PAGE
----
Anti-piracy pushback

Not a good week so far for the Motion Picture Association of America’s anti-piracy PR campaign. A group of researchers at George Mason University’s Mercatus Center pushed back hard on a study released by the studio group last month at a full-dress press conference on Capitol Hill purporting to finger Google and other search engines as piracy “gateways” for including links to illegal sources of movie and TV content in search results.

According to the George Mason researchers, one reason illegal sites often turn up in search results is tht the movie people are searching for is not legally available.

“When movies are unavailable, illegal sources may be the most relevant search results,” Jerry Brito, director of the Mercatus Center’s Technology Policy Program, said in a statement. “Despite what the content industry might like to see, search engines are just telling it like it is.”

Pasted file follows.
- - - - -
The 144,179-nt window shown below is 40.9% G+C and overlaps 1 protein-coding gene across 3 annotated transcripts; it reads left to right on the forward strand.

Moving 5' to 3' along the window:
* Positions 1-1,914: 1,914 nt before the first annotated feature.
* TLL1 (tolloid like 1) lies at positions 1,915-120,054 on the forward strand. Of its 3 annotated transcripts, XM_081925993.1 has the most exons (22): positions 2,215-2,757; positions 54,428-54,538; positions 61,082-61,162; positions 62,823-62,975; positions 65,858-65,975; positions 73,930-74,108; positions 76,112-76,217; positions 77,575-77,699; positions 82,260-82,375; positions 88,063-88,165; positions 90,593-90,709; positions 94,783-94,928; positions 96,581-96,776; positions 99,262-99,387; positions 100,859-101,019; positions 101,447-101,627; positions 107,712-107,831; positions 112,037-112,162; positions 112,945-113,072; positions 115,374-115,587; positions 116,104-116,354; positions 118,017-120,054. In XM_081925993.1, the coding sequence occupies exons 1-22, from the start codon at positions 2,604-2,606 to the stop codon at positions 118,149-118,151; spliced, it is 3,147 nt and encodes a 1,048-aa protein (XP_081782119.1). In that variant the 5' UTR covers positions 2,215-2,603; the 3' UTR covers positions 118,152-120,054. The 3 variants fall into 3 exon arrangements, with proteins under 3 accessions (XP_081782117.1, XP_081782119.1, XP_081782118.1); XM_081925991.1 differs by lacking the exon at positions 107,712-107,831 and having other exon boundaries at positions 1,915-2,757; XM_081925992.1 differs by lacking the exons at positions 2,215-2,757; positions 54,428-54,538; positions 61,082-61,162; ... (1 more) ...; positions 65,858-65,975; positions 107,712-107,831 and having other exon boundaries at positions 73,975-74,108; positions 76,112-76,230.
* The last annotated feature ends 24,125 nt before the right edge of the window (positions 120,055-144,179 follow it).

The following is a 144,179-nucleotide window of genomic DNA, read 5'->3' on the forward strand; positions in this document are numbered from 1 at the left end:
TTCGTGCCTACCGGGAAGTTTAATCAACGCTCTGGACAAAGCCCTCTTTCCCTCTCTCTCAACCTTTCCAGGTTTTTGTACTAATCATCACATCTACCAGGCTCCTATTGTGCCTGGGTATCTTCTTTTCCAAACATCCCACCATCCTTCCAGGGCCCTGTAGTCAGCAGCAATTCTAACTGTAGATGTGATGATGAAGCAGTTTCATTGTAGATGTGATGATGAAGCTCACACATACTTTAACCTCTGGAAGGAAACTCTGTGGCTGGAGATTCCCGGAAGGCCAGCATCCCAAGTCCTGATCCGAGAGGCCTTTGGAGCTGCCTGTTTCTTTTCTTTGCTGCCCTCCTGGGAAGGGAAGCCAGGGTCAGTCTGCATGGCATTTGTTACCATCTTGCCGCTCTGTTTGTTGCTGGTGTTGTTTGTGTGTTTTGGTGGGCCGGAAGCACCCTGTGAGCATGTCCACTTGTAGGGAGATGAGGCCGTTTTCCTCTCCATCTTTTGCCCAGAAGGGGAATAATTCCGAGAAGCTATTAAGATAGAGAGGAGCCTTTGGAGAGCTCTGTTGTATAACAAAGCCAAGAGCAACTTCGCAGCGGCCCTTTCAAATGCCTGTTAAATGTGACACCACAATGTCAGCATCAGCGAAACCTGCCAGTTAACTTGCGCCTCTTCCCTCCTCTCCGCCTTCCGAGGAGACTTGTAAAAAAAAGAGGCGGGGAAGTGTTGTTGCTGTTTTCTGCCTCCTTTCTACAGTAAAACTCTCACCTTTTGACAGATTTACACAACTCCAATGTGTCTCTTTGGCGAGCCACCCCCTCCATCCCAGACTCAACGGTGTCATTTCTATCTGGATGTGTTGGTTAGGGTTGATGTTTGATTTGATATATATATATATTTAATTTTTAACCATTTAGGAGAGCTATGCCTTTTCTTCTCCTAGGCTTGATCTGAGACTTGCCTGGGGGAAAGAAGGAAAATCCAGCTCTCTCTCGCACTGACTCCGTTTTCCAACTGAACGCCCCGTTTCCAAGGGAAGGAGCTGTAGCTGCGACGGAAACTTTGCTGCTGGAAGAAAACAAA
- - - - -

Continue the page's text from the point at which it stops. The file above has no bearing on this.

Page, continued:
The researchers have set up a new website, PiracyData.org, to illustrate their argument. Over the past three months, the site reports, 53 percent of the most pirated movies as ranked by TorrentFreak were available legally in some digital form. But only 20 percent were available for online rental or for streaming. In fact, none — o percent — were available from legal streaming sites over that time.

Meanwhile, a copyright educational curriculum developed by the the Center for Copyright Information, a partnership between ISPs and content advocates like the MPAA and RIAA, and aimed at grade-school kids, has been drawing fire for putting industry interests ahead of those of students.

The EFF called the campaign “thinly disguised corporate propaganda,” while Stephen Smith, a lawyer with Greenberg Glusker, told the Hollywood Reporter it seems more like “an attempt to brainwash than truly educate.”

Of course, as I noted in an earlier post, the actual research findings contained in the MPAA report aren’t really meant to be taken seriously. The press conference on Capitol Hill is the point, to try to get some conversation going again in Congress around piracy after 2011′s SOPA/PIPA debacle. And given the grade level at which Congress seems to operate these days, aiming their PR at kindergartners is probably not a terrible idea.

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